Thanks to everyone who posted! I think I will not be covering any detectors unless told to do so by a "higher authority" (ie fire marshall). But will speak with the fire marshall before my shows, and I will speak with the theater head, about any proceedures they have in place.

Thanks again to everyone for such a detailed answer!

Message: Posted by: James Adamson (Feb 8, 2006 10:05PM)
Having a NICET Level 3 in Fire Alarm Systems and selling and engineering Fire Alarm Systems as a Distributor for one of the top 3 Fire Alarm Manufacturers I can attest that most of the previous posts above are very accurate.

Older systems will probably be the tradition hardwired with multiple devices on one zone. Some of those types of systems the zone in question can be disabled.

The newer systems pinpoint the exact device that goes into alarm. These systems normally have the means to disable the device by individual point.

I would never put a cover back on a detector as experience has shown that many times they do not get removed from the device.

On a hardwired zoned system I would not disable the zone without authority from the AHJ.

Around my area most AHJs in a big city will allow an addressable system to have specific devices disabled. However most small cities and rural areas do not have an AHJ to whom the owner can get the approval from. In fact many schools have their systems not even powered up due to lack of maintenance and cost cutting measures (they will not admit that).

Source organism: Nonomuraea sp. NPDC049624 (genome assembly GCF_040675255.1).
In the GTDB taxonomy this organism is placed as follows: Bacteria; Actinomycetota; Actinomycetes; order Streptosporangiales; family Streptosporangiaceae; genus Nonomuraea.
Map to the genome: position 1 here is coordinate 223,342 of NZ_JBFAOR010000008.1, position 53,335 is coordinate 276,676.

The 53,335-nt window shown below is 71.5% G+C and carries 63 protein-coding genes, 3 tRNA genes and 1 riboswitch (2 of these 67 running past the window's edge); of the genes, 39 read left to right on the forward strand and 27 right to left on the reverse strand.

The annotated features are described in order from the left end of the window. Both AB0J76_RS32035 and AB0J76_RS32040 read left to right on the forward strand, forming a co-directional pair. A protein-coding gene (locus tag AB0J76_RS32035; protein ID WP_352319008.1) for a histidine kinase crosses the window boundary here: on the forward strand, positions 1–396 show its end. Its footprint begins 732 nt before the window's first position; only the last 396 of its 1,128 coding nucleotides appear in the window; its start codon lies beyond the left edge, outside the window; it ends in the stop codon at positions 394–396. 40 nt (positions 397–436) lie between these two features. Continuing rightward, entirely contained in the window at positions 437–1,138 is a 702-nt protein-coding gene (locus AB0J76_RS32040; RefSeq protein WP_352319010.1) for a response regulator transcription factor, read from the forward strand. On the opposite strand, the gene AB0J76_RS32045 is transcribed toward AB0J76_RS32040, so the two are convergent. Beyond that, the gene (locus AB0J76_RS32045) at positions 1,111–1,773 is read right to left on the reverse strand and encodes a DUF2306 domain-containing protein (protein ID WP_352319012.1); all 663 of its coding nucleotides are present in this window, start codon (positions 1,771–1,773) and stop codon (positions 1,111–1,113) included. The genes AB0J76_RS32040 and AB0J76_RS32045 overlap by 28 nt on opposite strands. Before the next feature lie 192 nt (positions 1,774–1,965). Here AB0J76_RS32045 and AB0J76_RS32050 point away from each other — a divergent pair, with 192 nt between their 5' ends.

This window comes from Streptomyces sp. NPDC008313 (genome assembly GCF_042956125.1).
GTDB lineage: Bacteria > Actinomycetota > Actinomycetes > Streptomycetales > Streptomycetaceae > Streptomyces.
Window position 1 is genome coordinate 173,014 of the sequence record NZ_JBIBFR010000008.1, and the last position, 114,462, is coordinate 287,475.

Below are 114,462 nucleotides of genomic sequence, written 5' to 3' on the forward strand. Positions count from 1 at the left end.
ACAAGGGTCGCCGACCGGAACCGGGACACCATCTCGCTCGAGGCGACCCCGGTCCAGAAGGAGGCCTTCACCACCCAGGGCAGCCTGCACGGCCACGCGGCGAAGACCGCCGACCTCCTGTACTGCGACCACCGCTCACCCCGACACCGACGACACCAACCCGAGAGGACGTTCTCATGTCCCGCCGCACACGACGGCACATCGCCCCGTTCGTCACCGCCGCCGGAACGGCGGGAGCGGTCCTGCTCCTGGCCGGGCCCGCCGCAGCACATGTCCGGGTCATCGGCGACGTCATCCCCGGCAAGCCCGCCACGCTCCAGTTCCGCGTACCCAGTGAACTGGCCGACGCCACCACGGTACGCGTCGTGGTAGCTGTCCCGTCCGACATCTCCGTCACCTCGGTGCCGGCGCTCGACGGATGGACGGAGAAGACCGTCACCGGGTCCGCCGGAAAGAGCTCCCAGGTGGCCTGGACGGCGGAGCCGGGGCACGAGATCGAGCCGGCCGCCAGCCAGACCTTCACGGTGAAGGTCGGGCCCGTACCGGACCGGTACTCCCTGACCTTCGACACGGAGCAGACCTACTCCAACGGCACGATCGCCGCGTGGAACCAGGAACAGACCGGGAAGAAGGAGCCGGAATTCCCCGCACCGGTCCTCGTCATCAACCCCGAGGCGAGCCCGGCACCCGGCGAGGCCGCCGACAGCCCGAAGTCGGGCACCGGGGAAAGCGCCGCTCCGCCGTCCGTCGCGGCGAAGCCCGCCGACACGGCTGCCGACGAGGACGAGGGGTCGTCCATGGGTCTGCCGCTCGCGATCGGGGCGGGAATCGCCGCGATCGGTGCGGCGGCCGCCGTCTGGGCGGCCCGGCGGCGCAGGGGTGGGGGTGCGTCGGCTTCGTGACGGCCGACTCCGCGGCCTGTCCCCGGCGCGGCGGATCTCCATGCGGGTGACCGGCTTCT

As to foggers, yes they will set off a smoke detector whether it be an Ion Detector or a Photo-electric Detector.

Also keep in mind the device that gets overlooked is a duct detector that is installed in the HVAC duct work. Many Cities have adopted the exception of allowing those type of detectors to cause a supervisory condition instead of a full alarm. An approved method of testing a duct detector is a Fogger Machine!

Also most schools are not required to have the Fire Alarm System monitored as the building is not fully sprinkled.

Always if in doubt get approval from others, REMEMBER what happen in the Great White Club incident. Verdicts from those cases are being handed down now.

Life Safety is not a game! Always get approval!

James Adamson
Message: Posted by: Jim Snack (Feb 9, 2006 07:48AM)
James makes an important point about lawsuits. Covering an alarm may (or may not) be against the law, but a jury in a criminal negligence or civil damage case would certainly not look favorably upon the action. Better safe, than sorry.